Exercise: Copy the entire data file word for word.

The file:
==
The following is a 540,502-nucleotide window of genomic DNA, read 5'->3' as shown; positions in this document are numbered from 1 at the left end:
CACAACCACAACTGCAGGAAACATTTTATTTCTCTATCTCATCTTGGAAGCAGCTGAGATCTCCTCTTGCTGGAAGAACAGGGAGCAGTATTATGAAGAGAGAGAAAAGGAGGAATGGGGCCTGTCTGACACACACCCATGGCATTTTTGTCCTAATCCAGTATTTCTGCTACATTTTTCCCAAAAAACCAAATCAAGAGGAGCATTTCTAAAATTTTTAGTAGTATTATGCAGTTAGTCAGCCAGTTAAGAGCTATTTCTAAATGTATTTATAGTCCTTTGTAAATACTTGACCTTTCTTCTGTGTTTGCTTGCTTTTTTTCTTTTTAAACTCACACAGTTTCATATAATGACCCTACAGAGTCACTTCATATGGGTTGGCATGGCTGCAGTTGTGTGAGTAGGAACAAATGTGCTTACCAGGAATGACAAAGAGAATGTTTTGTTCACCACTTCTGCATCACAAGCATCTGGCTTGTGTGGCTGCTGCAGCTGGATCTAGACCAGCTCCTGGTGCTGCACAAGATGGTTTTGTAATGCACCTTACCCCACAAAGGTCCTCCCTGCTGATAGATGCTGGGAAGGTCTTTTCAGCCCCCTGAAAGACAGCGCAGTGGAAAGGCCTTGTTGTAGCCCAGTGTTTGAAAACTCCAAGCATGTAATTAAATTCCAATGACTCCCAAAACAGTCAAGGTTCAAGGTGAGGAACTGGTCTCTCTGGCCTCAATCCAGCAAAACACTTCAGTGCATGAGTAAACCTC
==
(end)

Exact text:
The following is a 540,502-nucleotide window of genomic DNA, read 5'->3' as shown; positions in this document are numbered from 1 at the left end:
CACAACCACAACTGCAGGAAACATTTTATTTCTCTATCTCATCTTGGAAGCAGCTGAGATCTCCTCTTGCTGGAAGAACAGGGAGCAGTATTATGAAGAGAGAGAAAAGGAGGAATGGGGCCTGTCTGACACACACCCATGGCATTTTTGTCCTAATCCAGTATTTCTGCTACATTTTTCCCAAAAAACCAAATCAAGAGGAGCATTTCTAAAATTTTTAGTAGTATTATGCAGTTAGTCAGCCAGTTAAGAGCTATTTCTAAATGTATTTATAGTCCTTTGTAAATACTTGACCTTTCTTCTGTGTTTGCTTGCTTTTTTTCTTTTTAAACTCACACAGTTTCATATAATGACCCTACAGAGTCACTTCATATGGGTTGGCATGGCTGCAGTTGTGTGAGTAGGAACAAATGTGCTTACCAGGAATGACAAAGAGAATGTTTTGTTCACCACTTCTGCATCACAAGCATCTGGCTTGTGTGGCTGCTGCAGCTGGATCTAGACCAGCTCCTGGTGCTGCACAAGATGGTTTTGTAATGCACCTTACCCCACAAAGGTCCTCCCTGCTGATAGATGCTGGGAAGGTCTTTTCAGCCCCCTGAAAGACAGCGCAGTGGAAAGGCCTTGTTGTAGCCCAGTGTTTGAAAACTCCAAGCATGTAATTAAATTCCAATGACTCCCAAAACAGTCAAGGTTCAAGGTGAGGAACTGGTCTCTCTGGCCTCAATCCAGCAAAACACTTCAGTGCATGAGTAAACCTC